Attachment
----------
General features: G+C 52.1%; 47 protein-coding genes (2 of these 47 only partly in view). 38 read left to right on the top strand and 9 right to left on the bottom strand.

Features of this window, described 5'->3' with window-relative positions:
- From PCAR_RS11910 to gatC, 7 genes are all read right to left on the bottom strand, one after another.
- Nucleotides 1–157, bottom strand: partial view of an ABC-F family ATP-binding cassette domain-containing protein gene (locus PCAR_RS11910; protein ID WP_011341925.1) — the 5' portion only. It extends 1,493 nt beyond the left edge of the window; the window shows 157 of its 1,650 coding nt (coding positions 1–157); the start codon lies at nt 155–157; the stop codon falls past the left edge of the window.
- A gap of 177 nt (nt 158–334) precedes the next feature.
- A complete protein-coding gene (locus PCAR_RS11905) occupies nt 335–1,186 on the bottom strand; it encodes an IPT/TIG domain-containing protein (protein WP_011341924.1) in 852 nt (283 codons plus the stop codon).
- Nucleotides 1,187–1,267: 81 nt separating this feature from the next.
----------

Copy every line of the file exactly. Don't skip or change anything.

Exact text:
General features: G+C 52.1%; 47 protein-coding genes (2 of these 47 only partly in view). 38 read left to right on the top strand and 9 right to left on the bottom strand.

Features of this window, described 5'->3' with window-relative positions:
- From PCAR_RS11910 to gatC, 7 genes are all read right to left on the bottom strand, one after another.
- Nucleotides 1–157, bottom strand: partial view of an ABC-F family ATP-binding cassette domain-containing protein gene (locus PCAR_RS11910; protein ID WP_011341925.1) — the 5' portion only. It extends 1,493 nt beyond the left edge of the window; the window shows 157 of its 1,650 coding nt (coding positions 1–157); the start codon lies at nt 155–157; the stop codon falls past the left edge of the window.
- A gap of 177 nt (nt 158–334) precedes the next feature.
- A complete protein-coding gene (locus PCAR_RS11905) occupies nt 335–1,186 on the bottom strand; it encodes an IPT/TIG domain-containing protein (protein WP_011341924.1) in 852 nt (283 codons plus the stop codon).
- Nucleotides 1,187–1,267: 81 nt separating this feature from the next.